If the first section of the chapter introduced to the rhythms of McCarthy's language, the second gives us deeper insight into what makes his prose so potent and yet so serene. While the scenes in San Angelo are a collage, the journey of Rawlins and John Grady to Mexico is treated as a fairly linear narrative. Still, McCarthy's prose continues to gain its power from broken cadences - sprawling description, then staccato exchange. But here, instead of simulating consciousness, the effect is to mimic the tempo and silence of two cowboys not looking for anything in particular - just looking:

...They built a fire and skinned out the rabbit and skewered it on a green limb and set it to broil at the edge of the fire. John Grady opened his blackened canvas campbag and took out a small enameled tin coffeepot and went to the creek and filled it. They sat and watched the fire and they watched the thin crescent moon above the black hills to the west.

Rawlins rolled a cigarette and lit it with a coal and lay back against his saddle. I'm going to tell you something.

Tell it.

I could get used to this life.

Moreover, his dialogue is virtually free of modifiers and adverbs, so that the words seem to dangle in the silence of the scenery:

Here you go, he said.

What's that?


I wish we had some bread.

How about some fresh corn and potatoes and apple cobbler?

Don't be an ass.

Aint them things done yet?

No. Set down.

This exchange could be continuous, or it could be broken by lengthy lulls. But the pauses seem to arise naturally, as if we're hearing the conversation rather than reading it:

Here you go, he said.

What's that?

Salt. [long pause]

I wish we had some bread.

How about some fresh corn and potatoes and apple cobbler?

Don't be an ass. [pause]

Aint them things done yet?

No. Set down.

McCarthy's imagery, though sparkling and scrupulous, is not laden with figurative language. He uses metaphors and similes cautiously, perhaps to enhance the newness of the land to the riders, or perhaps to enhance the effect when he does choose to use them:

The grasslands lay in a deep violet haze and to the west thin flights of waterfowl were moving north before the sunset in the deep red galleries under the cloudbanks like schoolfish in a burning sea...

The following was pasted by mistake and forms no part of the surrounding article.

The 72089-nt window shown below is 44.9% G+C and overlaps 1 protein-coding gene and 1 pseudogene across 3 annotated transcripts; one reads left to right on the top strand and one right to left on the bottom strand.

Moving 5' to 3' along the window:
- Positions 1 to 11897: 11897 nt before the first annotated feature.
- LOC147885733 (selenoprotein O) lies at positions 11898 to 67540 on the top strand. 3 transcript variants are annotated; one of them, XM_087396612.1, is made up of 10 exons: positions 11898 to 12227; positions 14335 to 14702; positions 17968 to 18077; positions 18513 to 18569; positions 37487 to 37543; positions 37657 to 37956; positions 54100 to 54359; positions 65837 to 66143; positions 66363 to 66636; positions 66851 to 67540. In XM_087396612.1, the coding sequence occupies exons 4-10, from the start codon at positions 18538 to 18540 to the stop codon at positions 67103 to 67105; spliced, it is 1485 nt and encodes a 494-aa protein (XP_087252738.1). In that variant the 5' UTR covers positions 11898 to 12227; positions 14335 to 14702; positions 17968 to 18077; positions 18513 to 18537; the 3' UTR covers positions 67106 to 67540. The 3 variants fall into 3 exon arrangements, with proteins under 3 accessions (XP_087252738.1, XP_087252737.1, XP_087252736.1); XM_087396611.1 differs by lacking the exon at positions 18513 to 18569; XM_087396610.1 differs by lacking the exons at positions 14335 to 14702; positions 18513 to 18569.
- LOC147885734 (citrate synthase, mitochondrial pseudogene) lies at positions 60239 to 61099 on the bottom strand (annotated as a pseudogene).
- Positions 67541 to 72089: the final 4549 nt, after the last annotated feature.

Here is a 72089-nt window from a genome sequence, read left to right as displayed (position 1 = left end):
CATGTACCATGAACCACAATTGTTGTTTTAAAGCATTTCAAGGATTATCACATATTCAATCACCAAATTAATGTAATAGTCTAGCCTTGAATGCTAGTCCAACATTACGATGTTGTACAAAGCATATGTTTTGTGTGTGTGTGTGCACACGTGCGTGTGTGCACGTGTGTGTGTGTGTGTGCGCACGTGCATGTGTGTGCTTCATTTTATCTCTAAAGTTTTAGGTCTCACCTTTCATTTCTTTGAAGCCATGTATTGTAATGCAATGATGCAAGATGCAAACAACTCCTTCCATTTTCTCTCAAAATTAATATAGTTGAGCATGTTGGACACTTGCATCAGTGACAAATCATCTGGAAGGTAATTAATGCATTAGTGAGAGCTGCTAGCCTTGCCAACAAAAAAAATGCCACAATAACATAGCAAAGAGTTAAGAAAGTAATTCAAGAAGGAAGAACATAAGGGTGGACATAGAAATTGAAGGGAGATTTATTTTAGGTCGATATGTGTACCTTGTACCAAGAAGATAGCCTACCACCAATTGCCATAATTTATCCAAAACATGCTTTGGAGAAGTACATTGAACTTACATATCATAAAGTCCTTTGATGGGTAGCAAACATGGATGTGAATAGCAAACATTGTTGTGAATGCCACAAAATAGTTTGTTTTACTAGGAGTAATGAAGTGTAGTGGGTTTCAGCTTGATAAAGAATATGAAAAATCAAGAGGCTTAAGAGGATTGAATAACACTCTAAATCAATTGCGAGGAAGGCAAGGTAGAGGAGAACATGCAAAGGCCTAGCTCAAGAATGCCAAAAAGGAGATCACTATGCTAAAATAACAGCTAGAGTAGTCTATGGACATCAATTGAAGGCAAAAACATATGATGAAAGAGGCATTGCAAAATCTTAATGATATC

Often he finds the space between description and figuration: riders disappear into a "golden gauze of dust," "yellow squares of windowlight" give warmth and shape to the world. The prose is like the panorama, at once epic and spare.

By the end of Chapter I, we can sense each character's Achilles heel. Blevins is both too easily embarrassed and too easily provoked. He's liable to get trigger-happy at any moment, even riding backseat in his underpants:

Yonder's my goddamn pistol, sang out Blevins.

John Grady reached behind and grabbed him by the shirt, or he'd have slid down from the horse.

Hold on idjit, he said.

Hold on hell, said Blevins.

What do you think you're going to do?

Of course, the boy hasn't thought about it. John Grady, on the other hand, seems to do nothing but think. The difference in temperament between John Grady and Rawlins becomes evident when Alejandra, the beautiful Mexican girl rides by:

Rawlins fell back among the riders and alongside John Grady.

Did you see that little darling? He said.

John Grady didn't answer. He was still looking down the road where she'd gone. There was nothing there to see but he was looking anyway.

Blevins sings out, Rawlins catcalls, John Grady stares. Indeed, he has a tendency to keep looking when there is nothing there to see - probing for answers in his mother's play, searching the vista for personal meaning while riding with his father, and now waiting to understand how this beautiful girl will affect his life. Stephen Tatum notes that John Grady's "sentimental idealism underpins his charismatic presence and defines his naivete, his innocence, as well as his immaturity. It also defines his capacity for self-deception" (40). But as the chapter ends idyllically amidst candlelight and amiable banter, the question still remains: What will bring out this 'self-deception'? A classic rivalry over the girl? A showdown with the Encantada gang? Or perhaps McCarthy will, as he has done all along, find richness and revelation in landscapes that are familiar only from a distance.